Pocket Van De Graaff generator
by mread, published
A small Van De Graff generator, probably best not used in your pockets, and probably best not to run it near delicate electrical equipment.
####### Version 4 #######
This version uses ABS conductive filament from Rainbot3D.com, which greatly simplifies the top and bottom electrostatic combs.
The combs are completely printed, so no messing about bending and shaping wires. This also makes the parts much more reproducible and consistent.
The plastic has a resistivity of about 100 Ohm-cm. As printed, with 10% infill, I was measuring around 150 Kohms for each comb. As we are dealing with very small currents this is acceptable.
The bottom comb is in two parts, which acts as a clamp for the earth wire.
The top comb has a "shelf" such that the tin foil wrapped sphere rests on it to provide the electrical contact.
I had hoped to print the sphere with the conductive filament but I think the resistivity was too high.
The only wire needed now is the earth wire, I usually hold this while shocking myself.
Holder for battery pack added to the base.
All parts printed on my Rep2 in PLA, except the combs which were printed on my thing-o-matic mk6.
1 Rubber band, I got a pack of 89mm long by 12.7 mm wide from Staples.
1 32 mm fuse, don't worry about the rating, it's just to form a glass rotor.
1 PTFE tape, to wrap around the printed rotor that fits on the motor spindle.
1 3V Motor, 25 mm diameter body by 30 mm body length. I got mine from Maplin, if you need to adjust for a different motor size I have included the 123D design files.
2 M3 x 19 screws
2 M3 bolts.
Aluminium foil to wrap the bowl in.
Wire, not sure what gauge it is but it's about 2mm in diameter.
The materials for the belt pulleys were taken from the Triboelectric effect table
The top pulley is glass, using a 32 mm fuse, and the bottom rotor is PTFE tape, over a printed rotor with a bulge in it to make the rubber band self centre.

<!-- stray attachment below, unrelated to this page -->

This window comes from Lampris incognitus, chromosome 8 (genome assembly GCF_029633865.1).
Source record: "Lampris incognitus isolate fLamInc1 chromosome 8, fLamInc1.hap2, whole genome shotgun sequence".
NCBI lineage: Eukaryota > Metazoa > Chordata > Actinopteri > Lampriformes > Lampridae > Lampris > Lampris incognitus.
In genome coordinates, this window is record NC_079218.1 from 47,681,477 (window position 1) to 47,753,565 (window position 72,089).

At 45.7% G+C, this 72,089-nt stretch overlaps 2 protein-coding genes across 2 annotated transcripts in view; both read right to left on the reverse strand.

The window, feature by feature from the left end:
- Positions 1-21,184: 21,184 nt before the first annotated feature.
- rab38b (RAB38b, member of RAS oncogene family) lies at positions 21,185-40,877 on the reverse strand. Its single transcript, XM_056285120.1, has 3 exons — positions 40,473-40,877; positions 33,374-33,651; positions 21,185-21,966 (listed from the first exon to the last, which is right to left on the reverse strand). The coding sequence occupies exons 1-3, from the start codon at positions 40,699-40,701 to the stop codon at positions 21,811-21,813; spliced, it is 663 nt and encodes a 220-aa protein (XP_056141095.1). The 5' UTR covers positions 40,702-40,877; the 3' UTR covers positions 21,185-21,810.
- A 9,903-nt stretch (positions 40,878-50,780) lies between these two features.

Print out one each of Base, Bowl, Clamp and Rotor. The rotor should press fit onto the motor shaft.
Wrap the rotor with the PTFE tape several times.
Bolt the motor into the base using the clamp and the screws and nuts.
Strip the ends of the wire, you need one long piece ( ~ 1m) and one piece about 20 cm.
The 20 cm wire should be stripped of insulation about 5mm one end and 7-8 cm the other end, the 5 mm end goes through the guide in the top of the base ( see photograph), and the ends bent down to form the electrostatic comb. The long stripped end is to make contact with the bowl.
The 1 m length should be stripped of insulation for about 5 mm and then pushed through the guide in the base to form the bottom electrostatic comb. Note that the combs should not touch the rubber, they should be 2-3 mm away from the rubber surface.
The other end of the 1 m cable goes to ground, I have mine wrapped around bare metal on a central heating radiator.
Wrap the Bowl in aluminium foil and push it inside the bowl so it can make contact with the short wire. Smooth the foil as much as possible over the bowl, sharp edges will cause charge leakage.
Fire up the motor and enjoy the sparks to your fingers.
I would welcome any suggestions to improving this thing.